We all know that Symfony is already in the core of Drupal 8 but how it works and how both systems work? Not that many people understand fully this integration. Me neither but I would like to pubilsh my research notes about how Drupal 8 works now. Surely this material is based on the snapshot of beginning September and I really hope that more things will happen so this information is relevant only for some time.
I don't have any real life experience of the building projects with Symfony so my knowledge is very close to majority of drupal developers.
So lets start.
First changes we see in index.php that bootstrap is done on the level of DRUPAL_BOOTSTRAP_CODE instead of DRUPAL_BOOTSTRAP_FULL like in Drupal 7. From documentation about phases of bootstrap of Drupal 8 we can see that phase that “initialize language, path, theme, and modules” is not done yet.
Next thing we see that we instantiate object of the DrupalKernel class (inherits from Symfony Kernel class).
Kernel class in Symfony is responsible for building Dependency Injection Container and registering bundles. We will come back to Dependency Injection Container later. Bundles are like “modules” of drupal world.
Next thing that happens that we instantiate Request object (instance of Symfony HttpFoundation component). This is the object that grabs all global variables form the request and has methods to retrieve them. The idea behind it is that we do not use any global variables in the code anywhere but interact only with this object as a source.
Next part is simple ask kernel object to handle our request
$response = $kernel->handle($request)->prepare($request)->send(); $kernel->terminate($request, $response);
Now lets take a look of internals of the kernel object and what it does to handle our request.
Kernel handle method calls $this->boot() method and then $this->getHttpKernel()->handle($request, $type, $catch);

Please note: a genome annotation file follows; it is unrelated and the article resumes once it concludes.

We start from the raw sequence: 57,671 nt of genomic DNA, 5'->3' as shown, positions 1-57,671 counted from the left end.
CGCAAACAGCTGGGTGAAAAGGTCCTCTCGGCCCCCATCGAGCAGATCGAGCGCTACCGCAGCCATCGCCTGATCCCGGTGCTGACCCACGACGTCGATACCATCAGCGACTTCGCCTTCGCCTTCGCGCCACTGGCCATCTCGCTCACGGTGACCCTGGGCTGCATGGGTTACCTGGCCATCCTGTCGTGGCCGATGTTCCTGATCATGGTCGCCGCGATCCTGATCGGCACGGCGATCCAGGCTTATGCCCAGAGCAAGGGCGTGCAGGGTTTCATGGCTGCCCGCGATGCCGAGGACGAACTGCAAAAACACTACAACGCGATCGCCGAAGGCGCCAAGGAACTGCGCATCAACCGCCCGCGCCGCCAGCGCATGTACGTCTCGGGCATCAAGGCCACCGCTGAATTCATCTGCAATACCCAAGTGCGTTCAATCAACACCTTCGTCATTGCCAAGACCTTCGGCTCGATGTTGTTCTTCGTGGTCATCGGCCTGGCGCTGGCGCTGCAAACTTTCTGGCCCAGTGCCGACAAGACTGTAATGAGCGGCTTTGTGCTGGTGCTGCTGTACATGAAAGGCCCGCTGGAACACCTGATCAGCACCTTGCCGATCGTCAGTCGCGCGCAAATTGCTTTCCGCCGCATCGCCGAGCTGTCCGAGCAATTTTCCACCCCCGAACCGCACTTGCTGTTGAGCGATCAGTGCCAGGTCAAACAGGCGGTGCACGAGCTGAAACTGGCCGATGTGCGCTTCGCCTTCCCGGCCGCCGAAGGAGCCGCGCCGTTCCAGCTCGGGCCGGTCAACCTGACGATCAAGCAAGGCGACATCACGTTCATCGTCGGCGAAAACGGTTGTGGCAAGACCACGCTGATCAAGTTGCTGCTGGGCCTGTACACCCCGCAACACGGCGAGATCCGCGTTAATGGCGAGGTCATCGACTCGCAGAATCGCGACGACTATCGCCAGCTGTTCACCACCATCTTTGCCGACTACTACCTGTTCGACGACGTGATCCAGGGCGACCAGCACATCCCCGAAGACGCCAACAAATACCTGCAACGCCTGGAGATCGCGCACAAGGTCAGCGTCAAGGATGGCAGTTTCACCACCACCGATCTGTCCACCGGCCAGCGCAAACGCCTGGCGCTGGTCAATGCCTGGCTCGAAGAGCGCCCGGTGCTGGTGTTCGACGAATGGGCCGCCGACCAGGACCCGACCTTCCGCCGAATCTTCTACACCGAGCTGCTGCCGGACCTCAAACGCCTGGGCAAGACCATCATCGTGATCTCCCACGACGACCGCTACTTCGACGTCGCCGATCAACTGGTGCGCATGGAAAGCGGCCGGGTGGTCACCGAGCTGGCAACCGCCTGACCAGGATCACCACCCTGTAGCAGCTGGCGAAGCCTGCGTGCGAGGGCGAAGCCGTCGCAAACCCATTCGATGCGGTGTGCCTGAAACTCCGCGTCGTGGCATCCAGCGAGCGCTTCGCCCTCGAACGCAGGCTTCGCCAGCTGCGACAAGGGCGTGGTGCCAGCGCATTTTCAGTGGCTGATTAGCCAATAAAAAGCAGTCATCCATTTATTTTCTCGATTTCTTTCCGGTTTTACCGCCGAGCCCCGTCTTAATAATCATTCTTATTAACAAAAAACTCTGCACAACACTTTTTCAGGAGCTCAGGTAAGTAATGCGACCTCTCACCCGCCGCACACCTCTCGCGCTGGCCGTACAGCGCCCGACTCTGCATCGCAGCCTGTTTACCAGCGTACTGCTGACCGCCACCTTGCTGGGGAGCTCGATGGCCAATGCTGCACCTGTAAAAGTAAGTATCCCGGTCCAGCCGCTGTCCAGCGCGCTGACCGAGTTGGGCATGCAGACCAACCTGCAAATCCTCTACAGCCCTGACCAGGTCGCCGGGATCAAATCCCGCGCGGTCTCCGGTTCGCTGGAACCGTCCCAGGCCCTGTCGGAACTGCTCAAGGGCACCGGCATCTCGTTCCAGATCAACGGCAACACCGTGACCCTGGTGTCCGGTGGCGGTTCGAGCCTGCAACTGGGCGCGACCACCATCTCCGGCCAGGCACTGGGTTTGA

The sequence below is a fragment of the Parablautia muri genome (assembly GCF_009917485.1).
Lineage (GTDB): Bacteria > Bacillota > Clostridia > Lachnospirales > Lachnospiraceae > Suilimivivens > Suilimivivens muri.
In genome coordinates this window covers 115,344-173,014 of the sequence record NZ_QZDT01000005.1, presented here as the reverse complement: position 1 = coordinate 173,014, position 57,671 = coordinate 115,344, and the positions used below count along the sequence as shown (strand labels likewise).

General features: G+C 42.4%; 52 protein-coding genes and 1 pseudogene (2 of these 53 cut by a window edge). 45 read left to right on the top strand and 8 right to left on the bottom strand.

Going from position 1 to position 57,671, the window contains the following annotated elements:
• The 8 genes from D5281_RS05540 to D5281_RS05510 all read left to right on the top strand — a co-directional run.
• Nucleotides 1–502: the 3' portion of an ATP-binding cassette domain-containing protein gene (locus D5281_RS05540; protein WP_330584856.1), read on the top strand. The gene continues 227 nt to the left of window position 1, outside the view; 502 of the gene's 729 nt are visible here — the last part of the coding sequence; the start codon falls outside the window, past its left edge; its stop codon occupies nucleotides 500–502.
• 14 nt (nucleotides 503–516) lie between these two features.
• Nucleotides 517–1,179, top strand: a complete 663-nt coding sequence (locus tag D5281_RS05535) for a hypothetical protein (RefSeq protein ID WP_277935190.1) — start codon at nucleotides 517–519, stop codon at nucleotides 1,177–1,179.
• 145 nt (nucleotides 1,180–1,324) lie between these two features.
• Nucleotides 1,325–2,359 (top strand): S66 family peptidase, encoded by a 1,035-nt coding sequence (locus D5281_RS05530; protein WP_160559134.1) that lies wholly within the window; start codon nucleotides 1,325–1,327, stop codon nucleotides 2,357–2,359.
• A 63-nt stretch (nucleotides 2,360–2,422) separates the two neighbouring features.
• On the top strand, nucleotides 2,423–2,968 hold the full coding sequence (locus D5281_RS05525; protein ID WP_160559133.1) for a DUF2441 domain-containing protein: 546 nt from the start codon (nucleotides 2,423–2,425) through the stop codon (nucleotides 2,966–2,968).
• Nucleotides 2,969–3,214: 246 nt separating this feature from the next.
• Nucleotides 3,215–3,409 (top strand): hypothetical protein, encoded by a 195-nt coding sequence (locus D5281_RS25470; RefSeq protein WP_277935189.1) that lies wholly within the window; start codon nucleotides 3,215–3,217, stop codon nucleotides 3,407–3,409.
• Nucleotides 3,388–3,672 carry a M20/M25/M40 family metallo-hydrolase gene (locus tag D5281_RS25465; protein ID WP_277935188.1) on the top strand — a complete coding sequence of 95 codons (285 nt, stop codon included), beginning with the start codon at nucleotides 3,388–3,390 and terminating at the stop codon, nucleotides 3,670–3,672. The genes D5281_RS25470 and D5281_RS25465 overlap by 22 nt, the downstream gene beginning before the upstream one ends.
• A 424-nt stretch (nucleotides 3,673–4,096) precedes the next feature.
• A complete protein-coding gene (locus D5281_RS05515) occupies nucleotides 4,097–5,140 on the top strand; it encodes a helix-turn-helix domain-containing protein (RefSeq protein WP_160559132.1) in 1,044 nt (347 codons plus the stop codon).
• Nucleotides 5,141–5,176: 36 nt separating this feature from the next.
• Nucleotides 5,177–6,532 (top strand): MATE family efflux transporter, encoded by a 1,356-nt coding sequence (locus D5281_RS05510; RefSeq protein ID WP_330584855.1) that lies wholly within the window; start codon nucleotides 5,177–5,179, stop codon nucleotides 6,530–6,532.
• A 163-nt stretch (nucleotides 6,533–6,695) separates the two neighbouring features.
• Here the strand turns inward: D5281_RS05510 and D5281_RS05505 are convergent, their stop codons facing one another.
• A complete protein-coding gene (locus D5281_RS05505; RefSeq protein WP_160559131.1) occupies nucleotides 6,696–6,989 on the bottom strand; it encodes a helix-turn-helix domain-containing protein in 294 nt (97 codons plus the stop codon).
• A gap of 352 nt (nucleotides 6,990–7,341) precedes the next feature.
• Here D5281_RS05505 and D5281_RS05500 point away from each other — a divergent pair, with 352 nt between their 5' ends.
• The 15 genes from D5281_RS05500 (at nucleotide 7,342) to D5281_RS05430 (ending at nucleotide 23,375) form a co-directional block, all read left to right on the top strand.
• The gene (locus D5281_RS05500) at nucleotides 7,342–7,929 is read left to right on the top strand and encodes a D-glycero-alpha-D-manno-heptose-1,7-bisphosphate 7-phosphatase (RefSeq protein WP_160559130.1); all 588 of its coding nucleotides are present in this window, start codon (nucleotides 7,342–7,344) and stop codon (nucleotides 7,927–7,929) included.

Booting of the Kernel consists of following steps:
- Registering Bundles. Bundles are like modules in drupal world. DrupalKernel overrides method registerBundles() to register CoreBundle and allows other modules to provide Symfony-like bundles to the system.
- Pass Container to all registered bundles (it is saved in bundle's container property) and call boot() method on bundles. boot() method doesn't do anything at the moment.
- Initialize Dependency Injection Container. Container is the object that handles all information about dependencies between objects. So when you want to initiate object of class A but in order to do that system should pass object B to constructor of the object A, Container knows about this dependency and does it for you. In Symfony code this is also called Service Container. Documentation I have found about it is here http://symfony.com/doc/current/components/dependency_injection/introduct.... Also Container is statically cached with drupal_container() function so we can access it in any place of the code. Minimal available Container will consist of information about config system of drupal (config.storage.options). Every bundle also registers new components to Container (see CoreBundle:: build() method for that. It registers services: 'request', 'dispatcher' (http://symfony.com/doc/current/components/event_dispatcher/introduction....), 'resolver', 'http_kernel', 'language_manager'. We can also see that plenty subscribers registered. In terms of this is similar to our hooks system. Here event is fired and dispatcher knows what subscribers are 'registered' for which events and executes their correspond methods (see Drupal\Core\EventSubscriber\PathSubscriber for example).
After booting the kernel we run its handler method. It comes down firing KernelEvents::REQUEST event where our routing system plays its role. I believe new routing system deserves separate article. After event we have controller we fire event KernelEvents::CONTROLLER that resolves menu callback (in terms of our old menu system). After executing menu callback we fire KernelEvents::VIEW event and our subscribers prepare $response object that is finally returned.
Having response object avaialble we run prepare( ) method that prepares headers, and run send( ) method that prints rendered output.
Finally we run kernel's terminate method that in the end fire KernelEvents::TERMINATE event.
This is very brief overview from the beginner point of view to the system. I hope it made some feeling of understanding of how things work now or at least triggered your interest to learn more about it. Also please remember that things are changing as this are parts that are in active development right now.